"I've built a reputation as an extremely aggressive player. And I don't ever want to lose that reputation. It's what enables me to pick up more than my share of pots.

"In most cases, my opponents are afraid to play back at me because they know I'm liable to set them all-in. So when they don't have a real big hand, they let go of the pot, and I pick it up. The accumluation of all those small pots is a big part of my winning formula. It's the bonus I get for playing the way I do, and it's the secret of my success.

"If I win ten pots where nobody has a big hand, ten pots with let's say $3,000 in them, I can afford to take 2 to 1 the worst of it and play a $30,000 pot. I've already got that pot covered thanks to all the small pots I've picked up. And when I play that big pot, it's a freeroll." -- Doyle Brunson, Super System 2
Down at the courthouse it's great to hear a judge read "not guilty" from the jury's verdict form, but you stand to win more capital by playing your strongest cases hard and fast. Sure, a dismissal early on in a case isn't sexy and doesn't create same buzz as an acquittal at trial. But, with a dismissal you don't have to worry about the six or twelve folks sitting in the jury box and your client doesn't have to go through the private hell a trial can be.

Am I missing something?

Back at the beginning of March, the Harris County District Attorney's Office introduced a new policy regarding the release of offense reports to defense attorneys.

Today, as I waited in line to pick up a redacted copy of an offense report for a domestic assault case, I chatted with a colleague about the new policy and we both had a question to which no one has yet been able to provide a satisfactory, or for that matter, logical answer.

What is the purpose in redacting information from the offense reports?

In order to obtain a redacted offense report we are required to sign a confidentiality agreement in which we agree not to give a copy of the report to our client. However, we are permitted to review the unredacted copy of the offense report in the state's file and take notes. As these notes are attorney work product we can share them freely with our clients -- including the names and contact information for all witnesses.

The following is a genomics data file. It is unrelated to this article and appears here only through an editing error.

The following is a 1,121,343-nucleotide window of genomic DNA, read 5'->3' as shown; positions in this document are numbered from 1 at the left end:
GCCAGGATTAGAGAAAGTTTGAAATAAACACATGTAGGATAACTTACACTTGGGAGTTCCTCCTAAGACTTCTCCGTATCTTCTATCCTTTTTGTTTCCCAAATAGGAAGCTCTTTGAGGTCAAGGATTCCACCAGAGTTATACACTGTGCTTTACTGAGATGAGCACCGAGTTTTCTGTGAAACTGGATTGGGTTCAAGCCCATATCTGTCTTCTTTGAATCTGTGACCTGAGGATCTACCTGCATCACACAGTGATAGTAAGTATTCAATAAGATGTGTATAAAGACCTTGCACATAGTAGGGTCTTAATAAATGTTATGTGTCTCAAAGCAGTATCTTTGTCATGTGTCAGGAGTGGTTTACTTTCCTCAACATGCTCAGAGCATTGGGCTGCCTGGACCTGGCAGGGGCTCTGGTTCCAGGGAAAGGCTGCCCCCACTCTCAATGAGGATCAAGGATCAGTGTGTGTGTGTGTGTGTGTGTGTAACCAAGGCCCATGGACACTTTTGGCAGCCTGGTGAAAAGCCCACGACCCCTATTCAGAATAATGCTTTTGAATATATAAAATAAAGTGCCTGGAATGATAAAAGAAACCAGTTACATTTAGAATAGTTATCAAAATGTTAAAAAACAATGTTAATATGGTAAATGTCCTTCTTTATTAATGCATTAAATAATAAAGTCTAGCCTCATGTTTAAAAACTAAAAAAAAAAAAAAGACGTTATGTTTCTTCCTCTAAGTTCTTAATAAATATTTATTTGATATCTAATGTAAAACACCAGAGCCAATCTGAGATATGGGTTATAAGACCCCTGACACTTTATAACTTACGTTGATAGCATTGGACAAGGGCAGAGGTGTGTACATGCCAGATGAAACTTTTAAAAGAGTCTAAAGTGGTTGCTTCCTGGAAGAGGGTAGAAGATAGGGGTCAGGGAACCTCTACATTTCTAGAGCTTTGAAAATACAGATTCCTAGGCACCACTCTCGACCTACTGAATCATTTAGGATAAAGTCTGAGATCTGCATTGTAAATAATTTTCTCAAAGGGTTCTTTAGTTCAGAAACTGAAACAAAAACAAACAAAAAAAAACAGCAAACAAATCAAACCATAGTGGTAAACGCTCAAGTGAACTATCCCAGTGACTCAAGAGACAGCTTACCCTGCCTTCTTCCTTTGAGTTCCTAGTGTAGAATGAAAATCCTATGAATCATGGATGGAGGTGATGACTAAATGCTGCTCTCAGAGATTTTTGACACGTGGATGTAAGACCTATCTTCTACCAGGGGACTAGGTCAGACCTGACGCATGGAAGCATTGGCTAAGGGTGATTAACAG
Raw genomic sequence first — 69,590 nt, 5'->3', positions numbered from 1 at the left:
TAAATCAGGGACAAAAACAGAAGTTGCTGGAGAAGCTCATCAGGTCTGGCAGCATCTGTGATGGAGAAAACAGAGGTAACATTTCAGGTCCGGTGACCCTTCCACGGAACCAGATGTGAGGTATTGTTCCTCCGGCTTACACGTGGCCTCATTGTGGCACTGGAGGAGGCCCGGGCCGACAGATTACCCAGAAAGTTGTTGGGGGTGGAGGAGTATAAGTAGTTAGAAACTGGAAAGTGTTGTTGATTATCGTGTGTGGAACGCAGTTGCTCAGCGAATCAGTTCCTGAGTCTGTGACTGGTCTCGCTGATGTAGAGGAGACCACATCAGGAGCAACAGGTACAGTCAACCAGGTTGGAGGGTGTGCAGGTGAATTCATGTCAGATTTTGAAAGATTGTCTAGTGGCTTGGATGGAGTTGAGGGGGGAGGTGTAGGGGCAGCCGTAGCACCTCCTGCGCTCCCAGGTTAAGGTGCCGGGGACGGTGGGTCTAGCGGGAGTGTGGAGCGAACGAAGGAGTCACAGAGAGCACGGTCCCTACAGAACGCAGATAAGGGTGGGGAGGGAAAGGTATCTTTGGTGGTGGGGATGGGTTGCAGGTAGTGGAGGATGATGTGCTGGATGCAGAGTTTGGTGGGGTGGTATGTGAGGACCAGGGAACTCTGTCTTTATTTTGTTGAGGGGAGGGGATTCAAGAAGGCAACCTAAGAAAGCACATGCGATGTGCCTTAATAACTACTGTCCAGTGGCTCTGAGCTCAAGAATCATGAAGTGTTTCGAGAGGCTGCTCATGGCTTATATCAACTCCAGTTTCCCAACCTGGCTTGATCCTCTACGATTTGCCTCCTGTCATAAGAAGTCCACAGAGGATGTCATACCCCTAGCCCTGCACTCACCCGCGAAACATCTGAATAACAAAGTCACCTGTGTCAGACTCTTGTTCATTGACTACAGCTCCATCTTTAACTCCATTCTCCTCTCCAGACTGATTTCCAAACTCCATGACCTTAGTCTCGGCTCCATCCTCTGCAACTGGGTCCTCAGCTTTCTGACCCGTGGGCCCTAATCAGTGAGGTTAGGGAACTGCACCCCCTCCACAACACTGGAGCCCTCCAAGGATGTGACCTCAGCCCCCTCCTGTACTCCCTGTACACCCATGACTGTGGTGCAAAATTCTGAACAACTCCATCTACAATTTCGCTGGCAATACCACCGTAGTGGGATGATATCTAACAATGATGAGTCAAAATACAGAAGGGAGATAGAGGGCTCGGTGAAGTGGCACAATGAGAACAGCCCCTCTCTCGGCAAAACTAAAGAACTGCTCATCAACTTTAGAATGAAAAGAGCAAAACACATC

Since we sign a confidentiality agreement, why redact any information from the reports? If the reports are going to be redacted, why require the attorney to sign a confidentiality agreement? Since we can take notes from the unredacted offense report and discuss that information with our clients, why bother with either requiring a confidentiality agreement or redacting the reports?

If anyone can figure out the logic in this policy, please leave your comments below.

Tuesday, May 5, 2009

A poker lesson from Texas Dolly

Doyle Brunson is one of the most legendary poker players around. Texas Dolly won back-to-back World Series of Poker Main Events holding a 10-2 in the hole. He's also put together two excellent poker primers: Super/System and Super System 2.

Brunson is a firm believer in selective aggression. By choosing your spots and being relentless when you enter a pot, you can put an almost unbearable amount of pressure on your opponent.

"Like me, all the top players know you have to be extremely aggressive to be a consistent winner. You have to bet, bet, bet, all the time. If I find somebody I can keep betting at and he keeps saying 'Take it, Doyle,' 'Take it, Doyle,' well, I'm going to keep pounding on him. I'm not going to let up. And that poor guy never will win a pot from me. He'll have to have the nuts (best possible hand) or the nerve to call me." --Doyle Brunson, Super System 2

The same principle can be applied in the courtroom. There are some cases in which the facts are pretty clear and the object is to obtain the best possible deal for your client. At the table you'd be looking to dump these hands as quickly as possible.

There are some cases that are monsters. It might be a near-perfect video in a DWI case (or a client who refuses everything), a bad charging instrument, the perfect alibi witness or other evidence that exonerates a client. Just think pocket aces or pocket kings at the table. You play 'em hard and you play 'em fast.

Then there are the marginal cases. These are the cases in which a break here or there, one way or the other, makes the difference between a winner and a loser. It's like looking down at suited connectors or a suited ace or a small pair in the hole. You want to see that flop: if you hit your hand, you pump it, and if you miss your hand, you dump it.

"There's not a man alive that can keep leaning on me. I refuse to let somebody keep taking my money, and all the other truly top players are the same way. An aggressive player might do it for a while. But at the first opportunity I get, I'm going to take a stand and put all my money in the pot.

"It's like that little boy who keeps sticking his head up and keeps getting slapped all the time. Well, sooner or later he's not going to stick his head up anymore. So if a guy keeps going on and on and keeps pounding on me, then me and him are fixing to play a pot." -- Doyle Brunson, Super System 2

When you play fast and hard with your monster cases you pick up a lot of dismissals and reductions and it gives you the ability to make a stand with a marginal case. And if you keep pounding hard enough, when you stand up and go "all in" by announcing "ready," you might just see your opponent blink.